ThereÃ¢’€’™s more than one way to experience Hendrix
How many guitarists does it take to pay tribute to possibly the greatest one of all time? How many would you like? We may never know the depths of Jimi Hendrix’s generation-defining talents, but the dozen legendary players who will appear at the tour’s Greensboro stop will offer a cornucopia of interpretations
of the legendary guitarist. There’ll be the mind-boggling technical prowess of Dweezil Zappa, the rapturous soul of Robert Randolph and the Slide Brothers, the teeth-clenching hard rock of Aerosmith’s Brad Whitford and the controlled chaos of Kenny Wayne Shepherd. It’s all held down by the arth to Jimi’s space, Band of Gypsys co-founder Billy Cox, who took a few minutes to talk to us this week.
Y!W: First, my condolences on the passing of Bob Hendrix last week. Do you see this impacting the tour in any way?
Billy Cox: I don’t think it’s going to impact the tour that much. We’ll all do our share of mourning and we’ll continue on with everything.
Y!W: There’s no doubt everyone on this tour is the man in their own respects, but how’s the chemistry on the road? Is there a lot of camaraderie?
BC: Everyone leaves their egos at home to go out on the road with us. This group embodies the true spirit of Jimi Hendrix because they all are aficionados of Jimi’s music. I say there are always two kinds of guitar players: one that will admit being influenced by his music and one who will not admit being influenced by Jimi Hendrix. All these guys admit being influenced by Jimi Hendrix and he played a very important role in their early guitar educations. He was the guy that they looked to in order to get their chops together when they were learning to play the guitar.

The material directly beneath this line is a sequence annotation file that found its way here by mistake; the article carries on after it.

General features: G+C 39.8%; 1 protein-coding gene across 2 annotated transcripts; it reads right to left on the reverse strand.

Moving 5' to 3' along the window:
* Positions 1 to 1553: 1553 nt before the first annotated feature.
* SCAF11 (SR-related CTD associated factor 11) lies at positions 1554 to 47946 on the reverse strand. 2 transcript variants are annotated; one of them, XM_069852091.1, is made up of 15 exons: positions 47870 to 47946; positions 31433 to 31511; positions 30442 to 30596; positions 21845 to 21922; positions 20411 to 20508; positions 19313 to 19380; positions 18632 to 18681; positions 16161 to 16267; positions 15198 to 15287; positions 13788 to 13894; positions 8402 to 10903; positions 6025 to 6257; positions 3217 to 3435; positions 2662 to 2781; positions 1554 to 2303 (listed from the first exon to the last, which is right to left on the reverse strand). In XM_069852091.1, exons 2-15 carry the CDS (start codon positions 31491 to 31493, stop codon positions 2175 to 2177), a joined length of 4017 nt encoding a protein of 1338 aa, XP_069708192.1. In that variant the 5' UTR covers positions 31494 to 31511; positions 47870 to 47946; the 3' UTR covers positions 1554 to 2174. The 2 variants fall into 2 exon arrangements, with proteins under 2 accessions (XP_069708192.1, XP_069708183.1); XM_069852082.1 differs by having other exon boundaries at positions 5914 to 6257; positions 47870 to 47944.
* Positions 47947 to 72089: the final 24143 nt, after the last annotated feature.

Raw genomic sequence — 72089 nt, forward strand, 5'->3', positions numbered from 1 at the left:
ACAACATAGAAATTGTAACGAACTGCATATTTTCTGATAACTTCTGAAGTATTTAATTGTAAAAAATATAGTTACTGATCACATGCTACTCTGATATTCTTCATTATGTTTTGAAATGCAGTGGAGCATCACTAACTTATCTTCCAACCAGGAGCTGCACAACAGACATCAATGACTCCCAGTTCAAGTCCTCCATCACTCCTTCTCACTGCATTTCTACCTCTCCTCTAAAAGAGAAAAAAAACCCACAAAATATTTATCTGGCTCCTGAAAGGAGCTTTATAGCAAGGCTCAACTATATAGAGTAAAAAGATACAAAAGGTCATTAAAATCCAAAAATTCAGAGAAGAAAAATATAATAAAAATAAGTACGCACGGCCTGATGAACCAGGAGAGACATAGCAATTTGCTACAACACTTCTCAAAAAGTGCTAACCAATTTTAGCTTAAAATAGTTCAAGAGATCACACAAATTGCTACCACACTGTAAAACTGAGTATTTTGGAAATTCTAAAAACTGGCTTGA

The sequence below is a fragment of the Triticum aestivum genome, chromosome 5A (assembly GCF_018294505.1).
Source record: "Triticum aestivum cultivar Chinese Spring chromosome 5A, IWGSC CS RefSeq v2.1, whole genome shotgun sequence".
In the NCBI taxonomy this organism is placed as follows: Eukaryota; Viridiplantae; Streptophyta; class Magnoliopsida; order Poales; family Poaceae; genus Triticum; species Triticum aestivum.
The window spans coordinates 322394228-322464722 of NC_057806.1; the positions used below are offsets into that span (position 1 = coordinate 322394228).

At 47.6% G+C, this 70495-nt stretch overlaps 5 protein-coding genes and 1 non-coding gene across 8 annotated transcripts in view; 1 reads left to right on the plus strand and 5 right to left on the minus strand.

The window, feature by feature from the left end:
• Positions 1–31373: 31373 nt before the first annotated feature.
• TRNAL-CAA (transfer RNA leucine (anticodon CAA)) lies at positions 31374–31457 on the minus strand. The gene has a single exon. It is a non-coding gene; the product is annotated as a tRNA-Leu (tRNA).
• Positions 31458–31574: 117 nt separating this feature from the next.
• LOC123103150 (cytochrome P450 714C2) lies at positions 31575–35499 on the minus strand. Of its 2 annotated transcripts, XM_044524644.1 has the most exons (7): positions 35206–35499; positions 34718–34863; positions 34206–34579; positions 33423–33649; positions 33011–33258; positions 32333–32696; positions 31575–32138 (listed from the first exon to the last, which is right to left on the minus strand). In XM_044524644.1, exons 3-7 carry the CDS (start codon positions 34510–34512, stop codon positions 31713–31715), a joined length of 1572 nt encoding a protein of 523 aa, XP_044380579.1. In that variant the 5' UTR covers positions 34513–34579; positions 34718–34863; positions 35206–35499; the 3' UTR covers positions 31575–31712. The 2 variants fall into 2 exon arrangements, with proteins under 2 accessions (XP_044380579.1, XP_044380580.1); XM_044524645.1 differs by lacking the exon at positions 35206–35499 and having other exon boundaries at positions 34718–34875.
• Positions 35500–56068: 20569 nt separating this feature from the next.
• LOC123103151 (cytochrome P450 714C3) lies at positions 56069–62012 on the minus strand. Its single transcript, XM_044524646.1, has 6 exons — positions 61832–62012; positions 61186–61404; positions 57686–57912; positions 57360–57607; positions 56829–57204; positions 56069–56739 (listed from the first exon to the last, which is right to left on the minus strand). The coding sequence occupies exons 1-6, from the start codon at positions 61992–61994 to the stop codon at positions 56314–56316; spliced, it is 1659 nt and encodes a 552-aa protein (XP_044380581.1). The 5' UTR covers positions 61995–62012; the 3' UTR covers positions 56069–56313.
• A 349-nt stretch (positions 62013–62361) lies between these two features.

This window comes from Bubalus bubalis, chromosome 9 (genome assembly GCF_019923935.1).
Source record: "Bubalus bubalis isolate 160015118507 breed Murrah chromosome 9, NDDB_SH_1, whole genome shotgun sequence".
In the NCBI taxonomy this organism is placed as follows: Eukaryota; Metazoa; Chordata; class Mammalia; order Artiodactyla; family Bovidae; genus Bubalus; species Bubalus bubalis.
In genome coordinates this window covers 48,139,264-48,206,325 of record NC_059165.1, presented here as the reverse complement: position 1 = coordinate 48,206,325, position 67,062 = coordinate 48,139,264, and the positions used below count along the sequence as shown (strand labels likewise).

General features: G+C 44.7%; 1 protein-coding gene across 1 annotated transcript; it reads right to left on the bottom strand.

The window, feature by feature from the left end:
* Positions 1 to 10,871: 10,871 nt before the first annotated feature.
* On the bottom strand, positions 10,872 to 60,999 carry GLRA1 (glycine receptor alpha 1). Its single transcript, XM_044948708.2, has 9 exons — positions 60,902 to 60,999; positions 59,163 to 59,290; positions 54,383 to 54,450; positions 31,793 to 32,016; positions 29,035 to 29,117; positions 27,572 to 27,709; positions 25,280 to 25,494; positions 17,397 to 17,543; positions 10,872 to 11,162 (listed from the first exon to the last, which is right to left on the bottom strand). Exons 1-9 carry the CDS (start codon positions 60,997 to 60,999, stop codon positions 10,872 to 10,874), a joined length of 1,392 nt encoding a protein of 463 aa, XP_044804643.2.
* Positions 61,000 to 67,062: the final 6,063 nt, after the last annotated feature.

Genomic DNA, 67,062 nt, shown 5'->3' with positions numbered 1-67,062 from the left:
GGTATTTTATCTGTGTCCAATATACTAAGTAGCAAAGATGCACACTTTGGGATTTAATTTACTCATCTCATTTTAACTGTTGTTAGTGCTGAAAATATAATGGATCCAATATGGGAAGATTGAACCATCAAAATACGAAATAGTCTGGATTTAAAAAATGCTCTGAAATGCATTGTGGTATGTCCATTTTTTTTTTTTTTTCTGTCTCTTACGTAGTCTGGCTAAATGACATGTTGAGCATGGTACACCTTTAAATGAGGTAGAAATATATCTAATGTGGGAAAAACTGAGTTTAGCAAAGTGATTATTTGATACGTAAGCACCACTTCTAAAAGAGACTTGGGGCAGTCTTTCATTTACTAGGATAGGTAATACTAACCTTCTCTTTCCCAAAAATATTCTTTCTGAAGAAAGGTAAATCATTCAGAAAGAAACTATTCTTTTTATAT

Y!W: Is there a anything resembling a competitive spirit among the players? Does anyone ever talk a little smack to keep the energy up?
BC: We have a lot of fun, but everyone there in their own right is really good and they know they’re good, or they wouldn’t be on the show. Everyone has a different role to perform, so it’s not like guys think they’re going to play one song better than another song, they just go ahead and give what they’ve got in the spirit of Hendrix.
Y!W: How are the songs matched to each performer?
BC: We have a guy named John McDermott and he kind of knows our weaknesses and our strengths, and he puts it all together. It gets over because everyone understands it’s about the music, not about us. If someone has a particular song in mind, he would listen to them as long as someone else isn’t already taking care of it.
Y!W: Playing alongside Buddy Guy, a man whose skills Jimi himself worshipped, is there a greater sense of familiarity with how he approaches the songs than the younger guys?
BC: To me, it’s about the spirit of the music and not the individual. That’s how we look at it. I would never have envisioned that there would be a resurgence of Jimi Hendrix, maybe 100 years from now, but never in my lifetime. I’m glad and proud to be a part of it happening now though. This tour shows how timeless the music is, and the depth of his ongoing influence transcends cultural and generational boundaries. I look out and I see 9-, 10-, 11-year-old kids who idolize him for his music. I think that a special soul slips though into our world from a place I’m not smart enough to understand every now and then, and I think Jimi was one of those. He came through and he showed guys like us the way, and he went back.
Y!W: Where was Jimi’s music, with you and Buddy Miles, going at the time of his passing, from your experience with him?
Y!W: We were ready to cross over boundaries that rock musicians hadn’t even ventured toward at the time. We both came from a classical background and he listened to a lot of it at the time. Given his repertoire, it’s likely those influences would have began to become more apparent. You know, he came from the blues, but he once said in an interview that he really didn’t learn to play until he came to Nashville. That’s where he got a lot of country and pop licks, and really learned how to put those together with what he already knew and what he was always learning. He got his master’s degree, so to speak.
The Experience Hendrix tour comes to the War Memorial Auditorium next Wednesday, March 7.